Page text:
The City of Los Angeles has moved into Phase 3 of its emergency water conservation ordinance. This ordinance requires all LADWP customers to reduce the number of outdoor watering days from three to two days per week. LADWP has created an informative FAQ that drives home the seriousness of the situation and outlines the goals for our city. Follow this link for more information on the changes, including specific watering hours and times and rebates.
FREQUENTLY ASKED QUESTIONS
City of Los Angeles Phase 3 Water Conservation Ordinance:
What is Phase 3 of watering restrictions?
Phase 3 limits outdoor watering with sprinklers to two days a week for eight minutes per station per watering day. Watering for 15 minutes per station, twice per watering day, is allowed when using water-conserving nozzles: these are rotating nozzles that stream water more slowly and uniformly to your landscape, and use significantly less water per minute than non-conserving nozzles. Watering days are Mondays and Fridays for odd-numbered street addresses;
Sundays and Thursdays for even-numbered street addresses
- Strongly recommend use of pool covers to decrease water loss from evaporation.
- Strongly recommend washing of vehicles at commercial car wash facilities. Most commercial facilities are more efficient due to the re-use of wash water.
- Except for watering days, which have been reduced from three days to two days a week (see above), all prohibited uses under Phase 1 and 2 continue to apply, including no watering at all between the hours of 9:00 am and 4:00 pm.
Visit LADWP.com/wateringdays to view the full ordinance, including all phases and prohibited uses. Click on the tab for “Emergency Water Conservation Plan Ordinance” to view and download the ordinance.
Why is LADWP implementing Phase 3 (two-days-a-week watering) of the water conservation ordinance?
California is experiencing severe drought conditions in our third consecutive dry year, which has included the driest January, February, and March on record. LADWP is among the member agencies of the regional water wholesaler, Metropolitan Water District of Southern California (MWD), that rely upon State Water Project (SWP) supplies from Northern California, which is the water source most impacted by the current drought. MWD’s water shortage emergency declaration mandated drastic cuts in water use in areas, including Los Angeles, that depend upon the SWP supplies.
Is there no water stored that we can tap into?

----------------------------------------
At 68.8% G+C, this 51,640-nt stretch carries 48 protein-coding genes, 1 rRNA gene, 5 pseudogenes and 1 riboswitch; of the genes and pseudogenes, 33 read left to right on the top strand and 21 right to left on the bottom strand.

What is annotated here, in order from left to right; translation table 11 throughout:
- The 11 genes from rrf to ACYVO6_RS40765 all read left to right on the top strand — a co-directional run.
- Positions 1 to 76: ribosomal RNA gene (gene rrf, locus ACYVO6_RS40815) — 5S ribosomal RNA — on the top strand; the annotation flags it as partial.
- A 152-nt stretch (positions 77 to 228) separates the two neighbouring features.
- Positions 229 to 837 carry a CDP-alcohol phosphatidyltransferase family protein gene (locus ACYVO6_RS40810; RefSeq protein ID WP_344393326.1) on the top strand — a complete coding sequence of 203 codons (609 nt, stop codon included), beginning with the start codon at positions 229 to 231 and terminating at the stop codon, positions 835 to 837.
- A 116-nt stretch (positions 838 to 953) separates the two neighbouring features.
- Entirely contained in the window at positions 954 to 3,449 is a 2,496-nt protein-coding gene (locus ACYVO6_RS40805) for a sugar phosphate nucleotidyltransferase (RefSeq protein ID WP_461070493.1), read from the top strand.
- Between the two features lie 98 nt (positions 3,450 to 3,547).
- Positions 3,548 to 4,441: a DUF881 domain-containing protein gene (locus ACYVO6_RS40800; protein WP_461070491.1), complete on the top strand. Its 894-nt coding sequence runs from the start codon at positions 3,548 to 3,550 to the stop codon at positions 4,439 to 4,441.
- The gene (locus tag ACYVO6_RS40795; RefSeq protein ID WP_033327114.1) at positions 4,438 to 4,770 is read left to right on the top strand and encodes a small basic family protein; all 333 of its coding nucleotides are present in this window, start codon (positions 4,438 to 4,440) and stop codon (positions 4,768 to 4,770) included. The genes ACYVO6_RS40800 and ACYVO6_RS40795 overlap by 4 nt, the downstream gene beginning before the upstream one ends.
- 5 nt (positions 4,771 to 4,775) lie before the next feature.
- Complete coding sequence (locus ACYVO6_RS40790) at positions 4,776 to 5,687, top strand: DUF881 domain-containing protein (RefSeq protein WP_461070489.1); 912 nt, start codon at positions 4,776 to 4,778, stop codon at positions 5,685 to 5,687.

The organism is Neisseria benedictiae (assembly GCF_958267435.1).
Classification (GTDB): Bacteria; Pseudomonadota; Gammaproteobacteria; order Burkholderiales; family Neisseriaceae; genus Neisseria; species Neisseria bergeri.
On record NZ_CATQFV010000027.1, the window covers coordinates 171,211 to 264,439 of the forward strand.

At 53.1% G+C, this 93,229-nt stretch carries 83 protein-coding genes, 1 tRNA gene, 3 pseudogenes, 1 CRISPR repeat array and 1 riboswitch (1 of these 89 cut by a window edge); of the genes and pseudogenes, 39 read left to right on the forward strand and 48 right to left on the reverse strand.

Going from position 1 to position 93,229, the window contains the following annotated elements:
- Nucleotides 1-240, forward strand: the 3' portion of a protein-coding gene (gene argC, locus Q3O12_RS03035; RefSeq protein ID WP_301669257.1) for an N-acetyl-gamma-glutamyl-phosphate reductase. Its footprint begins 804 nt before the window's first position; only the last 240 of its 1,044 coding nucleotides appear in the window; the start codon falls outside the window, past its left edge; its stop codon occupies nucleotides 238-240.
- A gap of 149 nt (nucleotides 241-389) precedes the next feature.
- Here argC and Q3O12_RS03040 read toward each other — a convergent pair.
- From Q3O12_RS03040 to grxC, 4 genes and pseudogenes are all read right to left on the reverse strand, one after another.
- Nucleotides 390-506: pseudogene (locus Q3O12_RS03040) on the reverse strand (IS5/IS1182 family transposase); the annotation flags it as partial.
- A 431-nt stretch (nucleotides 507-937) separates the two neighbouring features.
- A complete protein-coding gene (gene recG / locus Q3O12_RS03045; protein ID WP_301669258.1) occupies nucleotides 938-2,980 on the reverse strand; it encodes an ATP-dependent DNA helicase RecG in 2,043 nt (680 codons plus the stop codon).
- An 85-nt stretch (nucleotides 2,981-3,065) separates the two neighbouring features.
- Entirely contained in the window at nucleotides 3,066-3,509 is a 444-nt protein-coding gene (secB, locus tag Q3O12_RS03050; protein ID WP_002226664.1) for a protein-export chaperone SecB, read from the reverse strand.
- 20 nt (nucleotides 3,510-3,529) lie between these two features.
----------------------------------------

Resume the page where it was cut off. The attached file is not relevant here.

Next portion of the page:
While there is water stored regionally, in part due to the heroic conservation efforts of LADWP customers, there is a lack of regional infrastructure to move that water into parts of MWD’s service territory, including LADWP’s service areas and those of five other agencies. As a result, LADWP and other impacted agencies have to reduce their demands on limited imported supplies from MWD. LADWP continues to shore up its local water supply through stormwater capture, groundwater remediation and water recycling.
Do the Phase 3 restrictions apply to commercial as well as residential customers?
Yes, all the same provisions apply to commercial customers, regardless of their size.
Why do properties with water-conserving nozzles get to water twice a day and for 15 minutes per session?
Even though more minutes are permitted when watering with
water-conserving nozzles, less water is used compared to
non-conserving nozzles. (View a list of conserving nozzles or visit www.socalwatersmart.com)
Does the two-days-a-week watering apply to drip irrigation?
Drip irrigation is subject to the same time allotment as water-conserving nozzles: No more than 15 minutes per cycle, up to two times per station on the two permissible watering days, based on address, for a total of 60 minutes per week, before 9:00 a.m. or after 4:00 p.m.
Does the two-days-a-week watering apply to hand-watering my landscape?
Hand watering is allowed any day before 9:00 a.m. or after 4:00 p.m. if the hose is equipped with a self-closing water shut-off device. There is no specific time limit for this type of watering, but customers are reminded that any water use resulting in excess or continuous water flow or runoff onto adjoining sidewalks, driveways, streets, gutters, or ditches is always prohibited.
Does the two-days-a-week watering apply to the irrigation of food sources, such as a community garden?
Hand-watering (with a self-closing nozzle) and drip irrigation of a food source is allowed any day before 9:00 a.m. or after 4:00 p.m. A food source refers to vegetation that is considered edible, such as fruits or vegetables. There is no specific time limit for these irrigation measures, but customers are reminded that any water use resulting in excess or continuous water flow or runoff onto adjoining sidewalks, driveways, streets, gutters, or ditches is always prohibited.
Can I water outside of my two permitted watering days a week, so long as I stay within the total minutes allowed based on my irrigation system (e.g. 8 min/station x 2 days/week x 5 stations= 80 minutes total over a week vs. 2 days)?
While we understand the desire to do so, it would pose a problem for our enforcement which is based on two-days-a-week watering. We want to remind our customers that hand watering with a hose that has a self-closing nozzle is allowed any day of the week before 9 am or after 4 p.m.
Are there fines or penalties under Phase 3 and what are they?
The first notice will be a written warning. After the written warning, customers will be fined for violations of Phase 3, as shown below.
How will the restrictions be enforced?